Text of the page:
Tell me a little bit about your process.
I don’t have a math for that, it just happens. Like the song that I played on the piano the other night happened in my head before I even sat at a piano. Sometimes Chad will come with a beat and I’ll follow along with that beat but usually it’s a scale, a skeleton of what it will be, maybe it’s a bassline, sometimes I’ll come in with a guitar lick that’s super-simple and I’ll translate it into something way more complex, just like me playing the piano on “Sunday After You” and it turned into the beat frenzy that it was. There really is no mathematical equation. There are pages that I have, where I literally wrote maybe 300 words, like all over the place, not in any order, not in a line, just all over the place, and ended up writing lyrics from reading word by word by word off the page at random, and that’s when I know I’m connected to the universe, I just let it happen.
Also, could you talk a bit about Summit on the Summit, and some of the work you guys have done, and are doing as an organization to promote clean water awareness?
Yeah, Summit was a story my dad told me, he had a water borne disease as a kid, and people in the family died from that, my uncles had died, and I had no idea till about four years ago and I had just gotten out of my label situation and I was just getting out of my publishing situation, and there was a question about whether or not I would dive right back in, because I had offers and people wanted to give me money and they’re like, you’re the future of this, the future of that, but it didn’t sit well with me and I’d seen the end of the movie a couple of times, didn’t like the ending. So why would I go sit through that movie again? So I listened to my dad and I started doing some research. When I learned about water, it was such a fucking burden on my heart both for family reasons and for just the clear fact that people deserve to have clean water. The struggle around the world for that, when we have an abundance of water on the planet, but not useable water, and that it literally directly correlates to the development of every major economic issue, as well as climate and otherwise directly correlated, made me feel so helpless in a lot of ways and I just thought, you know, I can climb a mountain, I tried that once, didn’t make it to the top, maybe I’ll do it again.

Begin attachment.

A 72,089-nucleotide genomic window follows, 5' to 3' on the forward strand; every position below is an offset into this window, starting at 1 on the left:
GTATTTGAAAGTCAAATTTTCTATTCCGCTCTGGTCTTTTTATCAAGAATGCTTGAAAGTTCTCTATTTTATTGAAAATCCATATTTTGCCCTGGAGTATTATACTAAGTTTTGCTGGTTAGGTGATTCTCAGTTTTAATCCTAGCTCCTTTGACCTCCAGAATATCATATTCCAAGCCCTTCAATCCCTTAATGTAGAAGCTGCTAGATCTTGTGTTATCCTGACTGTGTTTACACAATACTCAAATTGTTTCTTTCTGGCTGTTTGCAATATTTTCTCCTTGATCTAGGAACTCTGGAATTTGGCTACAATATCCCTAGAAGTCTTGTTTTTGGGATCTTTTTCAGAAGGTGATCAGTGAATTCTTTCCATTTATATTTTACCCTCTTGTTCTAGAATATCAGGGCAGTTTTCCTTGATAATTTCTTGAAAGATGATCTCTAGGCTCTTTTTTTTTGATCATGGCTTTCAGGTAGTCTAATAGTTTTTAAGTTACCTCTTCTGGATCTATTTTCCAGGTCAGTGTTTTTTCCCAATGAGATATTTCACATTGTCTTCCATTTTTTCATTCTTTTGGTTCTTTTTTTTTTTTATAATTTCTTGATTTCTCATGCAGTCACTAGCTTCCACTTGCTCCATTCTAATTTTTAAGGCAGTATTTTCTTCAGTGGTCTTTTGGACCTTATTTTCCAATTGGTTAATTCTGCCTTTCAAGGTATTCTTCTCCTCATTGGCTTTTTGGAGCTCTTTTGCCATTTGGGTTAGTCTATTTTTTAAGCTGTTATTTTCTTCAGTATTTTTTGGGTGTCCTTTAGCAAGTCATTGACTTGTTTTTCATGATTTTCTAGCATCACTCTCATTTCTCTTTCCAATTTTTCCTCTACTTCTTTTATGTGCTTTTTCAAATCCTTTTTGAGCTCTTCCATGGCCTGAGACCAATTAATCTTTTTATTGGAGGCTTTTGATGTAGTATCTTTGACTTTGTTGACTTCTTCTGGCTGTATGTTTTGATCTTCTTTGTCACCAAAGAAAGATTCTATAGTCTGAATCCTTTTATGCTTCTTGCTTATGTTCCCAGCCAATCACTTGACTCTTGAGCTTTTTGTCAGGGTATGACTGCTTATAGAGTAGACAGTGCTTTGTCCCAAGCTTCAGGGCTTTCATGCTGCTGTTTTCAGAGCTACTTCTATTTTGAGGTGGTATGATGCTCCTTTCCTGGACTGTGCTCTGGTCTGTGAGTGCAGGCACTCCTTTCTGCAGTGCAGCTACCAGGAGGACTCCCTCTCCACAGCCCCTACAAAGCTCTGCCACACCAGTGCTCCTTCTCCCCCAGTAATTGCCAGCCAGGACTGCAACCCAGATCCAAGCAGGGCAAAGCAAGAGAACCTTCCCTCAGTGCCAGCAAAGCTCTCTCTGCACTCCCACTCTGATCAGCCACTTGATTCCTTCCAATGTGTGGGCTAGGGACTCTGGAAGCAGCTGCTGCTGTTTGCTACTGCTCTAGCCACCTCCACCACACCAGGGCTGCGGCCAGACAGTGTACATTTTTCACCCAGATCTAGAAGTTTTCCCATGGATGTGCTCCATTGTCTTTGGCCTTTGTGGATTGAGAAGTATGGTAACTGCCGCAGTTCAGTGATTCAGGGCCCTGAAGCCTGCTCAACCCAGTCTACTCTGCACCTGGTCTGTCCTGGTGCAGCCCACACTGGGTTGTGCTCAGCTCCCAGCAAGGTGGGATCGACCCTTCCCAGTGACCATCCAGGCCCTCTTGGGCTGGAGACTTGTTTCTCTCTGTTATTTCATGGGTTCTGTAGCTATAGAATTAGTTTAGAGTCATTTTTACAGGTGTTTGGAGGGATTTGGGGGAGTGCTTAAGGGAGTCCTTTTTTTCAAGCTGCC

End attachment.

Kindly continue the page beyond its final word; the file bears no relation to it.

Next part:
And on a snowboarding trip that me and [Justin] Timberlake do pretty much every year I said look I’m going to go climb this mountain, and he was like, “Dude I want to go with you if I can make it, if I can figure out my schedule I want to go.” When he said that a light went off in my head and I said, “Okay, wait a minute if you go then I got to get UN security cause you’re a freaking über-star and people will try to attack you and you’ll have a kid on every finger,” and I realized, wait a minute—this is an opportunity bring luminaries together for the chance to do something for us. Which is when my symbol changed from the nothing is greater or less than not symbol for my music, that’s when my attention changed for how I make my music and what I am going to do with that, everything shifted in my mind but I needed to disperse, and Summit was born.